I used the bridge in the background of this photo to determine where this B&OCT locomotive was running. Once I identified the bascule bridge as the Roosevelt Road Bridge, I remembered that the B&OCT was the terminal railroad for the Grand Central Station, and B&OCT had tracks on the east side of the South Branch from their bridge to the station. This freight house was built after the river was straightened and did not yet exist in the 1938 aerial photo. B&OCT had several small freight houses that fed LCL freight to B&OCT's main classification freight house. It has the classical design for a freight house --- a multi-story building with lots of windows at one end for the office workers that is attached to a one-story freight handling building. In the days of LCL freight, there were no computers, so it took a lot of office workers to help process the paper work. Each boxcar had a folder that contained the waybills of the containers that were in that boxcar. After the LCL freight was sorted in Chicago to a destination train, the conductor on that road train would get these folders along with the waybills for the carload traffic. They would have to determine from the waybills in the folders which containers were to be dropped at which depot along the route. These containers could range from a refrigerator sent by a mail-order house such as Sears to a plow. Remember, in the 1800s everything came to town on the railroad. That is why depots had a passenger weighting room on one side and a freight handling room on the other side. The depot was the life blood of the town.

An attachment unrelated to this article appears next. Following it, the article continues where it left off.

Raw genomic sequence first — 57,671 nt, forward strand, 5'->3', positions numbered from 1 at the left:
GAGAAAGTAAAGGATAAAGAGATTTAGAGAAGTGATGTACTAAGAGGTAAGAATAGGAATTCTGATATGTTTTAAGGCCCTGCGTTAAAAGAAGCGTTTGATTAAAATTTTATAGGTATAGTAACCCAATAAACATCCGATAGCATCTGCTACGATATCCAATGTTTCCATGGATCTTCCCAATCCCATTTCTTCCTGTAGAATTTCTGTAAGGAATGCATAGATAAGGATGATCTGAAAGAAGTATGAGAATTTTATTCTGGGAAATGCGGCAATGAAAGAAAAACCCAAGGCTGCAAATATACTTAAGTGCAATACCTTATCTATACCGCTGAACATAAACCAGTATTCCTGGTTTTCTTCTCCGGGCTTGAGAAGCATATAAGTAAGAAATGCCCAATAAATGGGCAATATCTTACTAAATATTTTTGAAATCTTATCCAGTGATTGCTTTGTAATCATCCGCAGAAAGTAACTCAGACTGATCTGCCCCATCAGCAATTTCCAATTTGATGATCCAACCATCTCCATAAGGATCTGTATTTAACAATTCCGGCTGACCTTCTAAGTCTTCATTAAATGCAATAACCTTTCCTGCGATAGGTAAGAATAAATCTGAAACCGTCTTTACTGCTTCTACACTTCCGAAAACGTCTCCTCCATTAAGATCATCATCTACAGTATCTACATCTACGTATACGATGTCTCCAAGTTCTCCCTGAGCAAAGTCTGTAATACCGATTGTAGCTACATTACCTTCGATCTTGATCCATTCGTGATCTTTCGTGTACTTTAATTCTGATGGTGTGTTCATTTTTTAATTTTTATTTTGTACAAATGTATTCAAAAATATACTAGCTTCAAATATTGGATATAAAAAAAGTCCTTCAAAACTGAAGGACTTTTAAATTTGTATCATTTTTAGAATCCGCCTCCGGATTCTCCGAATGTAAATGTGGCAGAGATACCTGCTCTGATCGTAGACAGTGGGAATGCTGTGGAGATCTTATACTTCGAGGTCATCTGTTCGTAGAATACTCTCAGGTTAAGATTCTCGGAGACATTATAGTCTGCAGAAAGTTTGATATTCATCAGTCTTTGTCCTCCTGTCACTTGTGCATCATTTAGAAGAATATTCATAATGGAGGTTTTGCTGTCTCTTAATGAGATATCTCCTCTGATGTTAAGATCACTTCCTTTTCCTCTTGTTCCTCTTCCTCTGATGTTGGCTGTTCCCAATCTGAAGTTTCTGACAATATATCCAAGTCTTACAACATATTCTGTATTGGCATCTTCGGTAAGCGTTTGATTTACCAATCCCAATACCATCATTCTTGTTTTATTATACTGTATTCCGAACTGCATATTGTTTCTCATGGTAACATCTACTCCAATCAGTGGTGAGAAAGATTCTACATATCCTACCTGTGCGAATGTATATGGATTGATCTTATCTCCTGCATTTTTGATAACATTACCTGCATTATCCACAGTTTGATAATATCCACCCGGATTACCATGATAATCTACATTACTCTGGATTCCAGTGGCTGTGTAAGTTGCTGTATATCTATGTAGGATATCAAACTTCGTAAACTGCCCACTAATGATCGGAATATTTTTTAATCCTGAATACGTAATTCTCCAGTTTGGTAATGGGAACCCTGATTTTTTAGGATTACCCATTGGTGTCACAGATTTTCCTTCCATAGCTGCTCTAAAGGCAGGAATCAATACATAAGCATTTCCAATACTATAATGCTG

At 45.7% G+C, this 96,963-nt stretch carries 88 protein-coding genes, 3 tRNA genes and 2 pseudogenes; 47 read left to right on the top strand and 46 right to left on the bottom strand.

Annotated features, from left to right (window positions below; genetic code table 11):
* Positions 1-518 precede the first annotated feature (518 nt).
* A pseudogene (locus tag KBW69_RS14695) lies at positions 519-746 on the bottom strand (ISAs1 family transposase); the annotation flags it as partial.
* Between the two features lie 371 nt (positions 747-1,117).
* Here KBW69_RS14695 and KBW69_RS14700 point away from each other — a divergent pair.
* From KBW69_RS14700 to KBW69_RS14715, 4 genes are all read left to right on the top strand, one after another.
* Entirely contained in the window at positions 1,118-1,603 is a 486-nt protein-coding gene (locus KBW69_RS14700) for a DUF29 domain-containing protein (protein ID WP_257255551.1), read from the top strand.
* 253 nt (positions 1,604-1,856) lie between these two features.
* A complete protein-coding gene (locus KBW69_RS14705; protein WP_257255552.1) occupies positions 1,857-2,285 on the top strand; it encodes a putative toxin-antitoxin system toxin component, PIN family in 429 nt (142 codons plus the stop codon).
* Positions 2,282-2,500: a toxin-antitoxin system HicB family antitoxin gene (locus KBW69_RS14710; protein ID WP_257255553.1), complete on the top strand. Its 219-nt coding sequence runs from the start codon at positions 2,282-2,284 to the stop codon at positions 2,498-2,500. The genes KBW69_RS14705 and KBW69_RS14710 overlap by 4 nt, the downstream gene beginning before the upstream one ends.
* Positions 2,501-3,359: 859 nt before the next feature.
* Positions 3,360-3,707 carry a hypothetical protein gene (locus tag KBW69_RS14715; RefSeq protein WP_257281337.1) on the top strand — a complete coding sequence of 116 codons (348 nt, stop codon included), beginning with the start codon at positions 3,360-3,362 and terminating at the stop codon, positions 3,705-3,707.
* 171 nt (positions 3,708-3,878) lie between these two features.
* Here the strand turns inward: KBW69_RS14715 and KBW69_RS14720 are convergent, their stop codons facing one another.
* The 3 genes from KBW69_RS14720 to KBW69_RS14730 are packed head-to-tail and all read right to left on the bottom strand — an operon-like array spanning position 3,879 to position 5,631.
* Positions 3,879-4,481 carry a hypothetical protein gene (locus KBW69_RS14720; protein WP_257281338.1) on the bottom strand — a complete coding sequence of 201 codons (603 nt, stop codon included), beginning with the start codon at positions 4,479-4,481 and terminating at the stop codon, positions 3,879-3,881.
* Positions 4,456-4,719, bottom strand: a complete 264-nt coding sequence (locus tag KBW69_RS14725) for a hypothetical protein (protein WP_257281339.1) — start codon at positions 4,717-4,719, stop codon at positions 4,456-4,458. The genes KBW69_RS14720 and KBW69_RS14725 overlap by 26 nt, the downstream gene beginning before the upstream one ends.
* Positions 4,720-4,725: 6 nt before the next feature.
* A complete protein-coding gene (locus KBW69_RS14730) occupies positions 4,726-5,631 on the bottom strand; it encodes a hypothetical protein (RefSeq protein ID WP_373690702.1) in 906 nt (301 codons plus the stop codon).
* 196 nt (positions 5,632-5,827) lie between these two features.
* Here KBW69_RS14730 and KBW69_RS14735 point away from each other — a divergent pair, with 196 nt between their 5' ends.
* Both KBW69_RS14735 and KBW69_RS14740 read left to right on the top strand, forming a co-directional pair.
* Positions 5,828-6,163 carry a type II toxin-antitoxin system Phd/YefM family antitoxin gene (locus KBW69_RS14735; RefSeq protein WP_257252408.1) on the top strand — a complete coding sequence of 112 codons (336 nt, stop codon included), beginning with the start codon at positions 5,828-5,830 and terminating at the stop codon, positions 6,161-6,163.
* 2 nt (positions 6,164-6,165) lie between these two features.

|Scott Griffith posted|
Les Wuollett Waiting at dwarf signal for line up to GCS. Probably to pull passenger train to Lincoln St coach yard.
|James Clary posted|
Roosevelt Street Bridge - Chicago
Dennis DeBruler The upright bridge behind it is the B&OCT, now abandoned. The span that is still down is the St. Charles Air Line, which many condo owners wish was abandoned.
|Public Domain, eBook, p 609|